This article contains supporting information online at www.pnas.org/cgi/content/full/0711863105/DC1.


1. Bailey CH, Kandel ER, Si K. The persistence of long-term memory: A molecular approach to self-sustaining changes in learning-induced synaptic growth. Neuron. 2004;44:49–57. [PubMed]
2. McGaugh JL. Memory—a century of consolidation. Science. 2000;287:248–251. [PubMed]
3. Lamprecht R, LeDoux J. Structural plasticity and memory. Nat Rev Neurosci. 2004;5:45–54. [PubMed]
4. Wang H, Ferguson GD, Pineda VV, Cundiff PE, Storm DR. Overexpression of type-1 adenylyl cyclase in mouse forebrain enhances recognition memory and LTP. Nat Neurosci. 2004;7:635–642. [PubMed]
5. Han JH, et al. Neuronal competition and selection during memory formation. Science. 2007;316:457–460. [PubMed]
6. Countryman RA, Gold PE. Rapid forgetting of social transmission of food preferences in aged rats: Relationship to hippocampal CREB activation. Learn Mem. 2007;14:350–358. [PMC free article] [PubMed]
7. Dudai Y, Eisenberg M. Rites of passage of the engram: Reconsolidation and the lingering consolidation hypothesis. Neuron. 2004;44:93–100. [PubMed]
8. Schinder AF, Poo M. The neurotrophin hypothesis for synaptic plasticity. Trends Neurosci. 2000;23:639–645. [PubMed]
9. Tyler WJ, Alonso M, Bramham CR, Pozzo-Miller LD. From acquisition to consolidation: On the role of brain-derived neurotrophic factor signaling in hippocampal-dependent learning. Learn Mem. 2002;9:224–237. [PMC free article] [PubMed]
10. Alonso M, et al. BDNF-triggered events in the rat hippocampus are required for both short- and long-term memory formation. Hippocampus. 2002;12:551–560. [PubMed]
11. Yamada K, Nabeshima T. Brain-derived neurotrophic factor/TrkB signaling in memory processes. J Pharmacol Sci. 2003;91:267–270. [PubMed]
12. Bekinschtein P, et al. Persistence of long-term memory storage requires a late protein synthesis- and BDNF-dependent phase in the hippocampus. Neuron. 2007;53:261–277. [PubMed]
13. Pang PT, et al. Cleavage of proBDNF by tPA/plasmin is essential for long-term hippocampal plasticity. Science. 2004;306:487–491. [PubMed]
14. Kang H, Welcher AA, Shelton D, Schuman EM. Neurotrophins and time: Different roles for TrkB signaling in hippocampal long-term potentiation. Neuron. 1997;19:653–664. [PubMed]
15. Patterson SL, et al. Some forms of cAMP-mediated long-lasting potentiation are associated with release of BDNF and nuclear translocation of phospho-MAP kinase. Neuron. 2001;32:123–140. [PubMed]
16. Pastalkova E, et al. Storage of spatial information by the maintenance mechanism of LTP. Science. 2006;313:1141–1144. [PubMed]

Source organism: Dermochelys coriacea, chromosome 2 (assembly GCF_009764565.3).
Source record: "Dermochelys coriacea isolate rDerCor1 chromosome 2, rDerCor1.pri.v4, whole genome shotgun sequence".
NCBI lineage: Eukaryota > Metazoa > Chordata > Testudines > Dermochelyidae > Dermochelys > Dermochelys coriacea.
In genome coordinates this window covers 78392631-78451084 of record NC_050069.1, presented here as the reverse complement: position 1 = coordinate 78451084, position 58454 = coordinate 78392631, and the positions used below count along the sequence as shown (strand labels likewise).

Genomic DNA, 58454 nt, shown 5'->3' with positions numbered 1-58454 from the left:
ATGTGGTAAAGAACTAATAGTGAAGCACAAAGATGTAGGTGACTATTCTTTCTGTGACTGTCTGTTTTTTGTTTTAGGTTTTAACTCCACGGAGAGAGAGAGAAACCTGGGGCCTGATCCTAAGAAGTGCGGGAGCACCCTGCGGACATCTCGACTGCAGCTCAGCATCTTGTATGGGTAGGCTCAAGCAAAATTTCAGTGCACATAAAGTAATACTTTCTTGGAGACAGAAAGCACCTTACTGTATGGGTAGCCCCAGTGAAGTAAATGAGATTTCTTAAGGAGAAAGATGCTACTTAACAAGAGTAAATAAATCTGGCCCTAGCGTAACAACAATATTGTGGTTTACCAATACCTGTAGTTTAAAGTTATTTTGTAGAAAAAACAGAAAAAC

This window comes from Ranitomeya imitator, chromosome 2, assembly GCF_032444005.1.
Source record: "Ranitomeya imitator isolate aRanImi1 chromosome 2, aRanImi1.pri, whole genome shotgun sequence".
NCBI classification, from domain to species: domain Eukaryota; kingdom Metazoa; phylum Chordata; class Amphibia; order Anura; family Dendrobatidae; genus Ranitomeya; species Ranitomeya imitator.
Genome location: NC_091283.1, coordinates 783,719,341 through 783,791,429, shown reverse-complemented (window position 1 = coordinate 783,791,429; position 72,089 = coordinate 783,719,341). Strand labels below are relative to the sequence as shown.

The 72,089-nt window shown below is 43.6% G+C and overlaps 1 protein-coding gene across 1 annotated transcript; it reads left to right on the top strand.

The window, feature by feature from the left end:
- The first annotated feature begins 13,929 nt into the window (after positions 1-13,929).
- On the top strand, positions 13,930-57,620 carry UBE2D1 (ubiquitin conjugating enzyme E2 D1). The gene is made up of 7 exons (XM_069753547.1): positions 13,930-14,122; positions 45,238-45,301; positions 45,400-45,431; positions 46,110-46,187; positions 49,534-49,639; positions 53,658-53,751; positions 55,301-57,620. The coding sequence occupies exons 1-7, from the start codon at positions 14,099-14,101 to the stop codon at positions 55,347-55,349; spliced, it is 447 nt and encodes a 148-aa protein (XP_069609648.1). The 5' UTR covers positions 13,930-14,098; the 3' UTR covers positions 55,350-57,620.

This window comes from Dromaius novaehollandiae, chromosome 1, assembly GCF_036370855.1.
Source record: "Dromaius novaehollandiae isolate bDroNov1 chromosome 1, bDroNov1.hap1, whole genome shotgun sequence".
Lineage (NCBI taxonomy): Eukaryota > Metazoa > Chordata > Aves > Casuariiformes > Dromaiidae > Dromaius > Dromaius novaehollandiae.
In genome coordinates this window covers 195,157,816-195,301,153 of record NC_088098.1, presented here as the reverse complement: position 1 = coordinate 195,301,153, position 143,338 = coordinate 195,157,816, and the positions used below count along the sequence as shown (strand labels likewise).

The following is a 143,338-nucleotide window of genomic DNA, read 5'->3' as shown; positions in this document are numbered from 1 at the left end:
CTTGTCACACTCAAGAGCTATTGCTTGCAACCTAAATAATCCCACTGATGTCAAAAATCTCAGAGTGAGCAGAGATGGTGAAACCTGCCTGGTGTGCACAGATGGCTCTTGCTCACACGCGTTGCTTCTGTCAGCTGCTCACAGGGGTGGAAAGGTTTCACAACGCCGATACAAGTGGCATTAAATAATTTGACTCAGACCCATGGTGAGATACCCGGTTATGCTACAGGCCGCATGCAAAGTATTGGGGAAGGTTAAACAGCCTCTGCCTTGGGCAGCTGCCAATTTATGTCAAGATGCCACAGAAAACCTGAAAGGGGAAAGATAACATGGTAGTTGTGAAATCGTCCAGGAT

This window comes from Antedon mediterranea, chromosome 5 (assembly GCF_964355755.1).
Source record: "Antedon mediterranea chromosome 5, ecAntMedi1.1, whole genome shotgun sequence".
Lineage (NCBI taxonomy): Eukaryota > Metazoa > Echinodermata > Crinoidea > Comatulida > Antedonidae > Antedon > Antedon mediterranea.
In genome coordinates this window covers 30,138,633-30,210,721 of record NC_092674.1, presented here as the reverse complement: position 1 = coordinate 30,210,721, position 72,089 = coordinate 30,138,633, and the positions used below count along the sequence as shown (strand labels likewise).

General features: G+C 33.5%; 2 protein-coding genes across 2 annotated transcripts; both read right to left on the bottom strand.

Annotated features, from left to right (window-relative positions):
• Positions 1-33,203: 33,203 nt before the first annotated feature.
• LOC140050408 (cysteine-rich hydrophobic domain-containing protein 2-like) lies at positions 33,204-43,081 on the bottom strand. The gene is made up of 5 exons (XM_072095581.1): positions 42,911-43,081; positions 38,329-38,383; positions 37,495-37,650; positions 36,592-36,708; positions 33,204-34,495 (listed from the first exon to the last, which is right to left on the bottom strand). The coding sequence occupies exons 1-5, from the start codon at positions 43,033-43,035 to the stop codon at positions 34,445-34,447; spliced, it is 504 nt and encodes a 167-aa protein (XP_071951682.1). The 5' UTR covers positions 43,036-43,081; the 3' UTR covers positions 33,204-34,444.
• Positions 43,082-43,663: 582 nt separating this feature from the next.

17. Izquierdo I, Medina JH. Memory formation: The sequence of biochemical events in the hippocampus and its connection to activity in other brain structures. Neurobiol Learn Mem. 1997;68:285–316. [PubMed]
18. Morris RG. Long-term potentiation and memory. Philos Trans R Soc London Ser B. 2003;358:643–647. [PMC free article] [PubMed]
19. Whitlock JR, Heynen AJ, Shuler MG, Bear MF. Learning induces long-term potentiation in the hippocampus. Science. 2006;313:1093–1097. [PubMed]
20. Kaplan DR, Miller FD. Neurotrophin signal transduction in the nervous system. Curr Opin Neurobiol. 2000;10:381–391. [PubMed]
21. Segal M. Dendritic spines and long-term plasticity. Nat Rev Neurosci. 2005;6:277–284. [PubMed]
22. Taubenfeld SM, Wiig KA, Bear MF, Alberini CM. A molecular correlate of memory and amnesia in the hippocampus. Nat Neurosci. 1999;2:309–310. [PubMed]
23. Gold PE. The use of avoidance training in studies of modulation of memory storage. Behav Neural Biol. 1986;46:87–98. [PubMed]
24. Lee JL, Everitt BJ, Thomas KL. Independent cellular processes for hippocampal memory consolidation and reconsolidation. Science. 2004;304:839–843. [PubMed]
25. Sweatt JD. Mitogen-activated protein kinases in synaptic plasticity and memory. Curr Opin Neurobiol. 2004;14:311–317. [PubMed]
26. Atkins CM, Selcher JC, Petraitis JJ, Trzaskos JM, Sweatt JD. The MAPK cascade is required for mammalian associative learning. Nat Neurosci. 1998;1:602–609. [PubMed]
27. Bekinschtein P, et al. mTOR signaling in the hippocampus is necessary for memory formation. Neurobiol Learn Mem. 2007;87:303–307. [PubMed]
28. Taubenfeld SM, et al. Fornix-dependent induction of hippocampal CCAAT enhancer-binding protein β and δ co-localizes with phosphorylated cAMP response element-binding protein and accompanies long-term memory consolidation. J Neurosci. 2001;21:84–91. [PubMed]
29. Bernabeu R, et al. Involvement of hippocampal cAMP/cAMP-dependent protein kinase signaling pathways in a late memory consolidation phase of aversively motivated learning in rats. Proc Natl Acad Sci USA. 1997;94:7041–7046. [PMC free article] [PubMed]
30. Yefet K, et al. Different signal transduction cascades are activated simultaneously in the rat insular cortex and hippocampus following novel taste learning. Eur J Neurosci. 2006;24:1434–1442. [PubMed]
31. Tyler WJ, Pozzo-Miller LD. BDNF enhances quantal neurotransmitter release and increases the number of docked vesicles at the active zones of hippocampal excitatory synapses. J Neurosci. 2001;21:4249–4258. [PMC free article] [PubMed]
32. Alonso M, Medina JH, Pozzo-Miller L. ERK1/2 activation is necessary for BDNF to increase dendritic spine density in hippocampal CA1 pyramidal neurons. Learn Mem. 2004;11:172–178. [PMC free article] [PubMed]
33. Rex CS, et al. Brain-derived neurotrophic factor promotes long-term potentiation-related cytoskeletal changes in adult hippocampus. J Neurosci. 2007;27:3017–3029. [PubMed]
34. Nagerl UV, Kostinger G, Anderson JC, Martin KA, Bonhoeffer T. Protracted synaptogenesis after activity-dependent spinogenesis in hippocampal neurons. J Neurosci. 2007;27:8149–8156. [PubMed]
35. Gooney M, Messaoudi E, Maher FO, Bramham CR, Lynch MA. BDNF-induced LTP in dentate gyrus is impaired with age: analysis of changes in cell signaling events. Neurobiol Aging. 2004;25:1323–1331. [PubMed]
36. Mattson MP, Maudsley S, Martin B. BDNF and 5-HT: A dynamic duo in age-related neuronal plasticity and neurodegenerative disorders. Trends Neurosci. 2004;27:589–594. [PubMed]
37. Paxinos G, Watson C. The Rat Brain in Stereotaxic Coordinates. 2nd Ed. San Diego: Academic; 1986.

Articles from Proceedings of the National Academy of Sciences of the United States of America are provided here courtesy of National Academy of Sciences
PubReader format: click here to try


Related citations in PubMed

See reviews...See all...

Cited by other articles in PMC

See all...


  • PubMed
    PubMed citations for these articles
  • Substance
    PubChem Substance links

Recent Activity

Your browsing activity is empty.

Activity recording is turned off.

Turn recording back on

See more...